Bloomberg Anywhere Remote Login Bloomberg Terminal Demo Request


Connecting decision makers to a dynamic network of information, people and ideas, Bloomberg quickly and accurately delivers business and financial information, news and insight around the world.


Financial Products

Enterprise Products


Customer Support

  • Americas

    +1 212 318 2000

  • Europe, Middle East, & Africa

    +44 20 7330 7500

  • Asia Pacific

    +65 6212 1000


Industry Products

Media Services

Follow Us

July 25 (Bloomberg) -- Allies of South Africa’s ruling African National Congress called for an investigation into claims that Julius Malema, the party’s youth leader, was paid to help businesses win government contracts.

Malema, who has declared war on “white monopoly capital” in Africa’s biggest economy, was the sole trustee of a fund, named after his 5-year-old son, that received the payments and was used to finance a lavish lifestyle, Johannesburg-based City Press reported yesterday. Malema, 30, denied he was paid to help secure government contracts or spent money from the Ratanang Family Trust on himself, according to an affidavit to the Johannesburg High Court e-mailed by City Press lawyers today.

The ANC, the police and the South African Revenue Services should probe Malema’s finances, the Congress of South African Trade Unions, the country’s largest labor federation and a ruling party ally, said in an e-mailed statement yesterday. The police should look into whether Malema broke the law, Malesela Maleka, spokesman for the South African Communist Party, another ANC partner, said in an interview today.

“If indeed some of the allegations are true, then of course it is very serious,” Patrick Craven, Cosatu’s spokesman, said in an interview on e-TV today. “We will urge that strong action is taken should there be any offense.”

‘Poor And Needy’

Malema set up the trust fund “to help poor and needy students,” ANC Youth League Secretary-General Sindiso Magaqa told reporters in Johannesburg today.

After winning a second term as president of the ANC Youth League last month, Malema reiterated a call for the nationalization of the country’s mines and banks. His support helped President Jacob Zuma win control of the ANC in 2007.

“Julius Malema remains the commander in chief of economic liberation fighters,” Magaqa said, calling the allegations “dirty tricks” by the “right-wing media” designed to sidetrack the Youth League’s nationalization drive. “The media has been funded by the imperialist forces, the faceless people who still continue to suck the blood of African people.”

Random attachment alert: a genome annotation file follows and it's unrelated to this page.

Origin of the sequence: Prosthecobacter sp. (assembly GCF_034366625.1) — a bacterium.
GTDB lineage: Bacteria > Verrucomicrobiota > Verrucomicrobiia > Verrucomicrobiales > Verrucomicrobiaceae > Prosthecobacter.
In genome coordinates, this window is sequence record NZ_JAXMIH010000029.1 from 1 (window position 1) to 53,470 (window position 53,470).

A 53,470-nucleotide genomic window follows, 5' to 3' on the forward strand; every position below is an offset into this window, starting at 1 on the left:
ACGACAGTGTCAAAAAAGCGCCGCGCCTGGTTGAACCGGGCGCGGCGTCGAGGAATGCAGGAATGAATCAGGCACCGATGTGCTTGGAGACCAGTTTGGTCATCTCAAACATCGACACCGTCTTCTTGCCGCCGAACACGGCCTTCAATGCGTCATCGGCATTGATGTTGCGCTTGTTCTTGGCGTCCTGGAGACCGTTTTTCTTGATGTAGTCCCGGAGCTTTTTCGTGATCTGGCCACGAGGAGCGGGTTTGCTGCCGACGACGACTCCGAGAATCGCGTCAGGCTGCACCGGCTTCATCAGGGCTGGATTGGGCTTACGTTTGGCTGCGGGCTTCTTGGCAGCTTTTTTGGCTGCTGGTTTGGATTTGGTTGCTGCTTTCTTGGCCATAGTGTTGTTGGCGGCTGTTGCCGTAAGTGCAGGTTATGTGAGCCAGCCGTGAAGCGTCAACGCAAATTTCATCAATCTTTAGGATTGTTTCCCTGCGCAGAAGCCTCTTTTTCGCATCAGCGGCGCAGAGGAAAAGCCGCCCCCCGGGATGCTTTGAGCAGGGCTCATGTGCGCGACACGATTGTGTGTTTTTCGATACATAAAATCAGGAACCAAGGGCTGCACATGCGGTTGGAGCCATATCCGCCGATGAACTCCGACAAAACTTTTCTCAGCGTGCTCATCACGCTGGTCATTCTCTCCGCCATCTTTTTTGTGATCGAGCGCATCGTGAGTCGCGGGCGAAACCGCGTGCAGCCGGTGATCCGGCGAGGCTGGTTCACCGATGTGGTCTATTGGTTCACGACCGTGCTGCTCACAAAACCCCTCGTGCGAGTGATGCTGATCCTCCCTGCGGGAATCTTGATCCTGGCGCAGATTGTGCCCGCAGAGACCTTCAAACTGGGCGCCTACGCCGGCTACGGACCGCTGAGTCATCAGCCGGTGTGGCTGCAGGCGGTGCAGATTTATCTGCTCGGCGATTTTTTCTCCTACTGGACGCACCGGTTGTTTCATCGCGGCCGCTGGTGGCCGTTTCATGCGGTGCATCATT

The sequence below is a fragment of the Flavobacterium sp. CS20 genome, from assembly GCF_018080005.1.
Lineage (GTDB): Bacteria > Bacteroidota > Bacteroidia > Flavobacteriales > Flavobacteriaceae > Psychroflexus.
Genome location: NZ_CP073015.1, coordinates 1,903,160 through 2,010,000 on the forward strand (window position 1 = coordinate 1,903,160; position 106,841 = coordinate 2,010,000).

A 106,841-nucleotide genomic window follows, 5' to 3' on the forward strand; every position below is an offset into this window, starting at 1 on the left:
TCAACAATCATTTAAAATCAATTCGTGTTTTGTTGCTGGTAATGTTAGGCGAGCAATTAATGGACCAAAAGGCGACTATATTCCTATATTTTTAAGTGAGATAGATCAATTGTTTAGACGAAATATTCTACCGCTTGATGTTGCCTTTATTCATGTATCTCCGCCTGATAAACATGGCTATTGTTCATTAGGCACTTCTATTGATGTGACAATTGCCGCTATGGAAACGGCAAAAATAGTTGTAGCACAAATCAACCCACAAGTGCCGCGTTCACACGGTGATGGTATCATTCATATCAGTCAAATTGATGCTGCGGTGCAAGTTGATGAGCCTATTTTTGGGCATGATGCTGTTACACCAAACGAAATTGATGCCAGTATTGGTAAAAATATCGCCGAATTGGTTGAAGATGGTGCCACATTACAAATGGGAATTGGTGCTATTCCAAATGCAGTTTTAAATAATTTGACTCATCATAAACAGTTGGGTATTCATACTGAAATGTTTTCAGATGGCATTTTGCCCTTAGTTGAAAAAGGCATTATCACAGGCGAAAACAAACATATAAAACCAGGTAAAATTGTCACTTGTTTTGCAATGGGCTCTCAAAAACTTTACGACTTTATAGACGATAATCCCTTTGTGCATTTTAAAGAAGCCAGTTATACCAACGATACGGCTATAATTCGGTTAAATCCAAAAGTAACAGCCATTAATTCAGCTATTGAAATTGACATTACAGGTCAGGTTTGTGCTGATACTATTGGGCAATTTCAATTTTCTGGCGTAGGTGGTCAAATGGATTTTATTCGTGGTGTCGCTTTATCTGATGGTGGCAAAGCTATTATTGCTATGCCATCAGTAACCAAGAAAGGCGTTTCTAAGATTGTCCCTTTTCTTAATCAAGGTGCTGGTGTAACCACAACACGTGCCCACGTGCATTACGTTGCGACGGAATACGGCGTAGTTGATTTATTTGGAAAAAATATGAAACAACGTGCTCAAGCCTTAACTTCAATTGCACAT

AfriForum, a civil rights group, said yesterday that it submitted a formal accusation of corruption against Malema to police in Pretoria, the capital.

“As well as the corruption allegations, the fact that Malema’s lifestyle and property is disproportionate to his salary are sound reasons to justify extensive police investigation,” AfriForum Chief Executive Officer Kallie Kriel said in an e-mailed statement.

Tax Authorities

The opposition Democratic Alliance on July 19 said it asked tax authorities to audit Malema as his “lavish lifestyle and spending habits” are inconsistent with his salary of about 20,000 rand ($2,949) a month.

Having grown up in a township outside the northern town of Polokwane, Malema is now driven around in a white Range Rover and sports a Breitling watch.

Law enforcement agencies “must investigate the allegations and get to the bottom of this,” the communist party’s Maleka said. “These are serious and weighty allegations.”

The ANC said it would not raise the issue with Malema.

“This is a personal matter and it remains to us personal,” party spokesman Brian Sokutu said in a phone interview today. “We think there is absolutely nothing unethical about Julius being involved in business because he is neither a member of parliament nor does he hold a government position. As far as this whole furor is concerned, we would be more concerned if he was involved in breaking the law.”

Malema failed in a court bid to stop City Press from publishing its story, because Johannesburg High Court Judge Colin Lamont ruled that his financial affairs are of public interest, the newspaper reported.

To contact the reporter on this story: Franz Wild in Johannesburg at

To contact the editor responsible for this story: Andrew J. Barden at

Please upgrade your Browser

Your browser is out-of-date. Please download one of these excellent browsers:

Chrome, Firefox, Safari, Opera or Internet Explorer.